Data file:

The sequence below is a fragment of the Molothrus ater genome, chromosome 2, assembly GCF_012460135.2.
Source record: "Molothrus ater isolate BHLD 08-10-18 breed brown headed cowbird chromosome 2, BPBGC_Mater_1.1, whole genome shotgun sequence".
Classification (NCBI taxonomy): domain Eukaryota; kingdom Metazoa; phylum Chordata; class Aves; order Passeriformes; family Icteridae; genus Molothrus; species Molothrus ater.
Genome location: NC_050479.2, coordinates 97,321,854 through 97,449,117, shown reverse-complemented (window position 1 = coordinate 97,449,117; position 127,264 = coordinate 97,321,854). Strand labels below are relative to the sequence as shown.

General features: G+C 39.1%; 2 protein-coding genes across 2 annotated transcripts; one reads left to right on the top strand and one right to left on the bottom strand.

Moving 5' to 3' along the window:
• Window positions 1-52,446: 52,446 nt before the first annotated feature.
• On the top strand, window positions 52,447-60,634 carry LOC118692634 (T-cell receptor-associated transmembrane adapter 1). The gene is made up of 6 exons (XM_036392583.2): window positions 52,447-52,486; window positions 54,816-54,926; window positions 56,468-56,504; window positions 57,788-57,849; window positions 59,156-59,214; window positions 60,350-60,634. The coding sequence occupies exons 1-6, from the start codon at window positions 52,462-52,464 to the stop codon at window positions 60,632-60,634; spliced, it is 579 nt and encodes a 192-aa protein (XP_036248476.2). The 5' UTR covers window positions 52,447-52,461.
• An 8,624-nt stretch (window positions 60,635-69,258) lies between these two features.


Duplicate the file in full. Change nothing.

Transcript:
The sequence below is a fragment of the Molothrus ater genome, chromosome 2, assembly GCF_012460135.2.
Source record: "Molothrus ater isolate BHLD 08-10-18 breed brown headed cowbird chromosome 2, BPBGC_Mater_1.1, whole genome shotgun sequence".
Classification (NCBI taxonomy): domain Eukaryota; kingdom Metazoa; phylum Chordata; class Aves; order Passeriformes; family Icteridae; genus Molothrus; species Molothrus ater.
Genome location: NC_050479.2, coordinates 97,321,854 through 97,449,117, shown reverse-complemented (window position 1 = coordinate 97,449,117; position 127,264 = coordinate 97,321,854). Strand labels below are relative to the sequence as shown.

General features: G+C 39.1%; 2 protein-coding genes across 2 annotated transcripts; one reads left to right on the top strand and one right to left on the bottom strand.

Moving 5' to 3' along the window:
• Window positions 1-52,446: 52,446 nt before the first annotated feature.
• On the top strand, window positions 52,447-60,634 carry LOC118692634 (T-cell receptor-associated transmembrane adapter 1). The gene is made up of 6 exons (XM_036392583.2): window positions 52,447-52,486; window positions 54,816-54,926; window positions 56,468-56,504; window positions 57,788-57,849; window positions 59,156-59,214; window positions 60,350-60,634. The coding sequence occupies exons 1-6, from the start codon at window positions 52,462-52,464 to the stop codon at window positions 60,632-60,634; spliced, it is 579 nt and encodes a 192-aa protein (XP_036248476.2). The 5' UTR covers window positions 52,447-52,461.
• An 8,624-nt stretch (window positions 60,635-69,258) lies between these two features.